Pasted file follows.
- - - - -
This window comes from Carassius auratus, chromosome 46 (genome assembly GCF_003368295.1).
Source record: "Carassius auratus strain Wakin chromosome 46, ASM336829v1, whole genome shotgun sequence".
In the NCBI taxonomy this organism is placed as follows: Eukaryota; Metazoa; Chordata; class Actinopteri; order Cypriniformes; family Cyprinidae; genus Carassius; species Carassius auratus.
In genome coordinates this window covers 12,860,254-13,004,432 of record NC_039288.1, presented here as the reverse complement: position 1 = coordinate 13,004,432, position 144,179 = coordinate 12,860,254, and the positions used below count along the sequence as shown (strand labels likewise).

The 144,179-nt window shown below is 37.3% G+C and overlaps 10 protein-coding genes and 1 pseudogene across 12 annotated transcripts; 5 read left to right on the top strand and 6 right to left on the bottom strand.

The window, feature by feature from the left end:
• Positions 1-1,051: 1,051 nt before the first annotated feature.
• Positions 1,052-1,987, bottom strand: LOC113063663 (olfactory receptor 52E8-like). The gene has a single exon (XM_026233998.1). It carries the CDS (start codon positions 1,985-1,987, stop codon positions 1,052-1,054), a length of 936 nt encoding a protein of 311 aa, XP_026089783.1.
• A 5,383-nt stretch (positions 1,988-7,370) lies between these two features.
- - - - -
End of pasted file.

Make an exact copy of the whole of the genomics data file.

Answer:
This window comes from Carassius auratus, chromosome 46 (genome assembly GCF_003368295.1).
Source record: "Carassius auratus strain Wakin chromosome 46, ASM336829v1, whole genome shotgun sequence".
In the NCBI taxonomy this organism is placed as follows: Eukaryota; Metazoa; Chordata; class Actinopteri; order Cypriniformes; family Cyprinidae; genus Carassius; species Carassius auratus.
In genome coordinates this window covers 12,860,254-13,004,432 of record NC_039288.1, presented here as the reverse complement: position 1 = coordinate 13,004,432, position 144,179 = coordinate 12,860,254, and the positions used below count along the sequence as shown (strand labels likewise).

The 144,179-nt window shown below is 37.3% G+C and overlaps 10 protein-coding genes and 1 pseudogene across 12 annotated transcripts; 5 read left to right on the top strand and 6 right to left on the bottom strand.

The window, feature by feature from the left end:
• Positions 1-1,051: 1,051 nt before the first annotated feature.
• Positions 1,052-1,987, bottom strand: LOC113063663 (olfactory receptor 52E8-like). The gene has a single exon (XM_026233998.1). It carries the CDS (start codon positions 1,985-1,987, stop codon positions 1,052-1,054), a length of 936 nt encoding a protein of 311 aa, XP_026089783.1.
• A 5,383-nt stretch (positions 1,988-7,370) lies between these two features.